User Location Data Raises Privacy and Security Concens

Many different types of mobile apps—including those related to productivity, education, lifestyle, social media, entertainment, and gaming—exist to provide users with ease of use, convenience, and functionality. These apps collect a vast amount of data for marketing purposes and data sharing with third parties. For example, location data, IP addresses, saved home or work addresses, and saved activity on websites and services can be collected on your device. Many apps allow advertising firms to track a user’s location, sell that information to others, and target advertisements based on a user’s location history. Users may have the option to adjust their security and privacy settings to reduce what and how information is collected and shared. However, these permissions may make it more difficult to determine what an app is doing with the accessibility of users’ data and location. The data may not be private or anonymized as expected and, therefore, may be vulnerable to malicious actors.

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The popular fitness app Strava tracks a user’s heart rate, activity details, GPS location, and more. Strava’s heatmap feature anonymously aggregates user activity to assist users with finding trails or exercise hotspots, meeting like-minded people, and conducting their workout sessions in more crowded and safer locations. However, in the above example, researchers discovered potential privacy concerns with Strava’s heatmap feature that could identify a user’s home address by tracking and de-anonymizing users utilizing the heatmap data and specific user metadata. They collected data through the Strava heatmap and used OpenStreetMap overlays and image analysis to detect start/stop routes next to streets, signifying that a specific home is associated with a user’s tracked activity. They also used Strava’s search feature to identify users who registered a specific city as their location, correlating high activity points on the heatmap and the user’s home address. The researchers noted that Strava users typically registered with real names and profile pictures, correlating identities with home addresses and voter registration data, if available online. Also, Strava accounts marked as “private” still display when searching for a list of all users in a specified municipality. Strava’s mitigations include starting the tracking after the user has left their home or creating an exclusion for the heatmap feature for a distance around home locations, which would provide an option for users to set privacy zones around their home locations, and/or opt out of the heatmap feature.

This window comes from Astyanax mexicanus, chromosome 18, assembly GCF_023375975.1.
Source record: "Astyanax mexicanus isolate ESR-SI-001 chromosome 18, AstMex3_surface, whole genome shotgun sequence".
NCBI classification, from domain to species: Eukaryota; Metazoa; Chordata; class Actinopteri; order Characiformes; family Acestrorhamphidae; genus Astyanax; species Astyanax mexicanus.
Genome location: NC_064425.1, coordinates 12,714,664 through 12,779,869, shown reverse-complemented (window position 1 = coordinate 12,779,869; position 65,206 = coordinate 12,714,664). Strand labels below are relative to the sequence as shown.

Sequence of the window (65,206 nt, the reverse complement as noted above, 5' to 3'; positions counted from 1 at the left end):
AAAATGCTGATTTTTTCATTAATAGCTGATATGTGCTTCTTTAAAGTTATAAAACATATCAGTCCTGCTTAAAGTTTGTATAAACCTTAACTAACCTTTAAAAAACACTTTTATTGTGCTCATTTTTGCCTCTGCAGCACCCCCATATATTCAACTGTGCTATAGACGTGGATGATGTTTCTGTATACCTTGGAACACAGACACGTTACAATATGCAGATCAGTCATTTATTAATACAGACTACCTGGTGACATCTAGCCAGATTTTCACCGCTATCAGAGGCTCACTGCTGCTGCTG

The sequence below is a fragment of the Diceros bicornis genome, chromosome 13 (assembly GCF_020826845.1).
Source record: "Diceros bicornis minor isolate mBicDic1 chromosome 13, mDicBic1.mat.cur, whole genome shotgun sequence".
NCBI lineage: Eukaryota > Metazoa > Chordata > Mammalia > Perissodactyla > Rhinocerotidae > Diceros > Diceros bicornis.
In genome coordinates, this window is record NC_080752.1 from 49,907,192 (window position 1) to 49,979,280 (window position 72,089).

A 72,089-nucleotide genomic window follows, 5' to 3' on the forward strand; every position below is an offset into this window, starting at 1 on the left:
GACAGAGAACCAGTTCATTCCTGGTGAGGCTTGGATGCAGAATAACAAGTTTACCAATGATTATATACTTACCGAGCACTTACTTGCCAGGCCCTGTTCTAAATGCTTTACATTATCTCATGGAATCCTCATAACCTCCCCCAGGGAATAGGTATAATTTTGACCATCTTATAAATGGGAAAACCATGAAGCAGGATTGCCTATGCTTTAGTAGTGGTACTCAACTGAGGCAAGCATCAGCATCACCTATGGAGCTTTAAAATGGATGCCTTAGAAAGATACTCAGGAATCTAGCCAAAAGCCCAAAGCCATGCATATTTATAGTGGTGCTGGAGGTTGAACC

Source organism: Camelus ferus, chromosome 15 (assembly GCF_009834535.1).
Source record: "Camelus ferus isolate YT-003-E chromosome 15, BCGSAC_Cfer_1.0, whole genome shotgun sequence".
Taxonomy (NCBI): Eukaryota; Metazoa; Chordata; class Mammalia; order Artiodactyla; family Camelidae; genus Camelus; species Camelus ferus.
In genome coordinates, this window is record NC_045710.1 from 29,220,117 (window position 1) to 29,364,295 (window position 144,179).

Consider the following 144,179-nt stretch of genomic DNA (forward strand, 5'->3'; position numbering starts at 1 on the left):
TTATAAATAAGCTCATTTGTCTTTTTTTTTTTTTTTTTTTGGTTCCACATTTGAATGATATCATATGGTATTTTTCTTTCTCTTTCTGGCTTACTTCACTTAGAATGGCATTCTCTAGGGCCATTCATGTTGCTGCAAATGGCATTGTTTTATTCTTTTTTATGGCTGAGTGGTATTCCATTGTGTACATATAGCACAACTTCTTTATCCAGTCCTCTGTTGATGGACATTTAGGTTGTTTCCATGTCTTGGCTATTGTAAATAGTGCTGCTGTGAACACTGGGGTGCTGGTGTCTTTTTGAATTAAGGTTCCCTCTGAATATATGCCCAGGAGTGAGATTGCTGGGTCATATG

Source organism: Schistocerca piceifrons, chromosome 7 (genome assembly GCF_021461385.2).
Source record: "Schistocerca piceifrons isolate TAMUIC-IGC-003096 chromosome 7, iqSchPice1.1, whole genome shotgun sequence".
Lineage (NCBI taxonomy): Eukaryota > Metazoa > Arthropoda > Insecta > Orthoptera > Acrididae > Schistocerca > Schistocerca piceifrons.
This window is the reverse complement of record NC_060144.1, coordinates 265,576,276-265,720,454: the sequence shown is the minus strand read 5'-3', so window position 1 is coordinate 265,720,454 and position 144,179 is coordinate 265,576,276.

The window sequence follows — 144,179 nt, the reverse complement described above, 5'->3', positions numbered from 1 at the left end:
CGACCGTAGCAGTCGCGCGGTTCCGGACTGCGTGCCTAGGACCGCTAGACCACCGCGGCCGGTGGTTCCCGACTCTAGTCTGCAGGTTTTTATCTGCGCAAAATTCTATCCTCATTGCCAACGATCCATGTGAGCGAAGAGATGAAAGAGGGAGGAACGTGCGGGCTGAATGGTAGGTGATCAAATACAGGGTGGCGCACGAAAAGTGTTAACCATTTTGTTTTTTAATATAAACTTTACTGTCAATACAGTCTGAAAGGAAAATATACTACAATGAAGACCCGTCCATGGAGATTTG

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The Short Message Service Center (SMSC) of a mobile network handles SMS delivery reports and provides notifications when a message has been delivered, accepted, failed, is undeliverable, has expired, or has been rejected. Despite delays in this process, mobile networks’ fixed nature and specific physical characteristics can be predictable when standard signal pathways are followed. In the above example, researchers developed a machine learning algorithm to analyze timing data in the SMS responses to identify and extract the recipient’s location. First, measurement data was collected to correlate SMS delivery reports and the targets’ known locations. For every hour for three days, multiple SMS messages were sent to the target in the experiment as marketing messages to ignore or disregard, or as silent SMS messages displaying no content and producing no notification on the target’s screen. The timing of the SMS delivery reports was then measured and aggregated with matching location signatures to create a machine learning (ML) evaluation dataset. The ML model and training data included receiving location, connectivity conditions, network type, receiver distances, and more. 
Despite some limitations and extensive efforts, detecting information—such as a physical address, job location, phone number, email address, or other personal information—is still feasible, and users can easily become a target for cyberattacks, harassment, identity theft, and violence. Additionally, threat actors may engage in doxing, which is a tactic that involves the malicious targeting, compiling, and public release of personally identifiable information (PII) without permission. This information is posted on hosting websites and further disseminated on social media platforms. Doxing can also refer to revealing the real person behind an anonymous username and exposing their identity online. 
It is important to know how to stay secure and limit privacy concerns while using apps. Even if a user is careful with what information is voluntarily shared and what settings are adjusted, the app may be able to track activity without the user’s knowledge, and their data could still be at risk through other covert means. Beyond personal risk for individuals, businesses and organizations are advised to weigh the risks that apps introduce and consider restricting their usage in sensitive environments. It is vital to stay informed on the abilities, accesses, and permissions of apps, what data they collect, and what they do with that data.